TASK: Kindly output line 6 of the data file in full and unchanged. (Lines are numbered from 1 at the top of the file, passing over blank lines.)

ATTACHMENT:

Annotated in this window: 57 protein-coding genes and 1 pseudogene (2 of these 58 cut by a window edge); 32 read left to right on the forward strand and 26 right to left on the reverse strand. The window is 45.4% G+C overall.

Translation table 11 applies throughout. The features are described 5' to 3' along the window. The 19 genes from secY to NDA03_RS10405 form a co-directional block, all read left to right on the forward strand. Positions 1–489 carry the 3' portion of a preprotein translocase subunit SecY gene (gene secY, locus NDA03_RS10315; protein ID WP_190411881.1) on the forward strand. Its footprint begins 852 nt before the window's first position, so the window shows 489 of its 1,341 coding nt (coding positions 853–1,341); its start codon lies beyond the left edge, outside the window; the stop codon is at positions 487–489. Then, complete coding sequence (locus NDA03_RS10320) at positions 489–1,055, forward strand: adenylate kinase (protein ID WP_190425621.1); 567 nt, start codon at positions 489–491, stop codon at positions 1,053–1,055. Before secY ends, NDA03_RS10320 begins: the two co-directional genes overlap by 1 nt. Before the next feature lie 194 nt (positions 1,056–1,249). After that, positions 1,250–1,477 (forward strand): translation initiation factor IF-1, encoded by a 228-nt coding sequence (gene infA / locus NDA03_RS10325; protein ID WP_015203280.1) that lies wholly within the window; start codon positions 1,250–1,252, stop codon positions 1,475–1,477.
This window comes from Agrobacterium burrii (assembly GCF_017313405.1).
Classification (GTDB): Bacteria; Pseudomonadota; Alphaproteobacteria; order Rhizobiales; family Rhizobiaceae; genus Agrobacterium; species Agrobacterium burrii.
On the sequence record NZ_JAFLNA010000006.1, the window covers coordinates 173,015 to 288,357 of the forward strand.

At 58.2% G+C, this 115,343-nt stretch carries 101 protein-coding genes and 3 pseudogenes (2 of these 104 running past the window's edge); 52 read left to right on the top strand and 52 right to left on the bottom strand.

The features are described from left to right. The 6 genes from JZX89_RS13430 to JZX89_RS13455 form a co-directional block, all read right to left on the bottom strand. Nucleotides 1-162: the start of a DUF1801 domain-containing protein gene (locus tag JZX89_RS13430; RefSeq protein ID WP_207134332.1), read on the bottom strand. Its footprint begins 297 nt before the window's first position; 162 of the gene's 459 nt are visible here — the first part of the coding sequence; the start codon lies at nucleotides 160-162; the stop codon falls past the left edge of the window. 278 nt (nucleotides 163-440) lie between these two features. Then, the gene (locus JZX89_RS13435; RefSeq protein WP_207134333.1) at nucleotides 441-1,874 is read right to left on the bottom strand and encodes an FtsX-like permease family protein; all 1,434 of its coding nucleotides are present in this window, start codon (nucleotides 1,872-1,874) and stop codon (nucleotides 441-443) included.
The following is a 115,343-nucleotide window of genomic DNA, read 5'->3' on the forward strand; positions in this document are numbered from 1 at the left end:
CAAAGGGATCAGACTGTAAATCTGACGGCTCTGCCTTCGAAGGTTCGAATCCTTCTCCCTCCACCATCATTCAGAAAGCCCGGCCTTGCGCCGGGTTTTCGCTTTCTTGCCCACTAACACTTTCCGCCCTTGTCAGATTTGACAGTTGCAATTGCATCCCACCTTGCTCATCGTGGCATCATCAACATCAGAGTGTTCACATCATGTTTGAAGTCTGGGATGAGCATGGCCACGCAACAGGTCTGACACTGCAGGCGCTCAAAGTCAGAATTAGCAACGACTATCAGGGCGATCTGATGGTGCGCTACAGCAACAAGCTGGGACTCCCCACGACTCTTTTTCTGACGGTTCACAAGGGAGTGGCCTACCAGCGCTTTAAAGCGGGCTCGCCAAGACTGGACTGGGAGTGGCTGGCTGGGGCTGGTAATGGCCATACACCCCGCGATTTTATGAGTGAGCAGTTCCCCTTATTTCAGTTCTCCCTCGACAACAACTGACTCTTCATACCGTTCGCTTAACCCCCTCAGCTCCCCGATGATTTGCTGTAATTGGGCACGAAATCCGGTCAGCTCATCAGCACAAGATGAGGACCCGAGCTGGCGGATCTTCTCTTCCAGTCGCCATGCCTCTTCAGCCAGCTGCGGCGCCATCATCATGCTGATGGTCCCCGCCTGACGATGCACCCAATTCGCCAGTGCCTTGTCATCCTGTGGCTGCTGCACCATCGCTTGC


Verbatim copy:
At 58.2% G+C, this 115,343-nt stretch carries 101 protein-coding genes and 3 pseudogenes (2 of these 104 running past the window's edge); 52 read left to right on the top strand and 52 right to left on the bottom strand.